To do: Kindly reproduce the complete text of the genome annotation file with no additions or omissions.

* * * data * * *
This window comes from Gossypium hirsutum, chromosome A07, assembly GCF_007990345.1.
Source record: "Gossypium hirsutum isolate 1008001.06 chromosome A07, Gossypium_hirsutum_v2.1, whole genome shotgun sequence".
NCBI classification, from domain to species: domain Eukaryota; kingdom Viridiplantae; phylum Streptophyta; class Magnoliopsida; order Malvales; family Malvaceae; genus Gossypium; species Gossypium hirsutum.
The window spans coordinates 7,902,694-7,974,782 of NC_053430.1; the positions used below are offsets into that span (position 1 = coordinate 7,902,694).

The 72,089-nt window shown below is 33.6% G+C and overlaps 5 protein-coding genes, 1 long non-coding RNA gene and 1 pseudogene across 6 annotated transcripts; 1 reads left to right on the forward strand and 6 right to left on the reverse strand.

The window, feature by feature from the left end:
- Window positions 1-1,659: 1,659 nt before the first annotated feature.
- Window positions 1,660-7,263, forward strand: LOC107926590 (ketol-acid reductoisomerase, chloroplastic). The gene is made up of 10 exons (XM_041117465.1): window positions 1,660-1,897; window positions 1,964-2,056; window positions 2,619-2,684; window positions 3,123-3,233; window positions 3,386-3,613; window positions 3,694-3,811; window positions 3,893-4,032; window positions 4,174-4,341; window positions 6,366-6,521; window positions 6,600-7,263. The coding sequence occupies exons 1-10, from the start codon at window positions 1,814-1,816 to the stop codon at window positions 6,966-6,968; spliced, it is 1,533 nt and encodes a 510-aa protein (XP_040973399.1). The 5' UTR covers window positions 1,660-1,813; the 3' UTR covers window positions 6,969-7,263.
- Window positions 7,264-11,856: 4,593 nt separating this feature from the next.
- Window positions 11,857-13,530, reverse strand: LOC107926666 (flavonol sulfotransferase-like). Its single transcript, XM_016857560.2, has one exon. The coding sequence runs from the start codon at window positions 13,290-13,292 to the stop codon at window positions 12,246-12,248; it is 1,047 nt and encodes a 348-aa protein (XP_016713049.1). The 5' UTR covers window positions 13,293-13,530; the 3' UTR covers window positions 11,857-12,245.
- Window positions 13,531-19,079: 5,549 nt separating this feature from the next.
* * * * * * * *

This window comes from Gossypium hirsutum, chromosome A07, assembly GCF_007990345.1.
Source record: "Gossypium hirsutum isolate 1008001.06 chromosome A07, Gossypium_hirsutum_v2.1, whole genome shotgun sequence".
NCBI classification, from domain to species: domain Eukaryota; kingdom Viridiplantae; phylum Streptophyta; class Magnoliopsida; order Malvales; family Malvaceae; genus Gossypium; species Gossypium hirsutum.
The window spans coordinates 7,902,694-7,974,782 of NC_053430.1; the positions used below are offsets into that span (position 1 = coordinate 7,902,694).

The 72,089-nt window shown below is 33.6% G+C and overlaps 5 protein-coding genes, 1 long non-coding RNA gene and 1 pseudogene across 6 annotated transcripts; 1 reads left to right on the forward strand and 6 right to left on the reverse strand.

The window, feature by feature from the left end:
- Window positions 1-1,659: 1,659 nt before the first annotated feature.
- Window positions 1,660-7,263, forward strand: LOC107926590 (ketol-acid reductoisomerase, chloroplastic). The gene is made up of 10 exons (XM_041117465.1): window positions 1,660-1,897; window positions 1,964-2,056; window positions 2,619-2,684; window positions 3,123-3,233; window positions 3,386-3,613; window positions 3,694-3,811; window positions 3,893-4,032; window positions 4,174-4,341; window positions 6,366-6,521; window positions 6,600-7,263. The coding sequence occupies exons 1-10, from the start codon at window positions 1,814-1,816 to the stop codon at window positions 6,966-6,968; spliced, it is 1,533 nt and encodes a 510-aa protein (XP_040973399.1). The 5' UTR covers window positions 1,660-1,813; the 3' UTR covers window positions 6,969-7,263.
- Window positions 7,264-11,856: 4,593 nt separating this feature from the next.
- Window positions 11,857-13,530, reverse strand: LOC107926666 (flavonol sulfotransferase-like). Its single transcript, XM_016857560.2, has one exon. The coding sequence runs from the start codon at window positions 13,290-13,292 to the stop codon at window positions 12,246-12,248; it is 1,047 nt and encodes a 348-aa protein (XP_016713049.1). The 5' UTR covers window positions 13,293-13,530; the 3' UTR covers window positions 11,857-12,245.
- Window positions 13,531-19,079: 5,549 nt separating this feature from the next.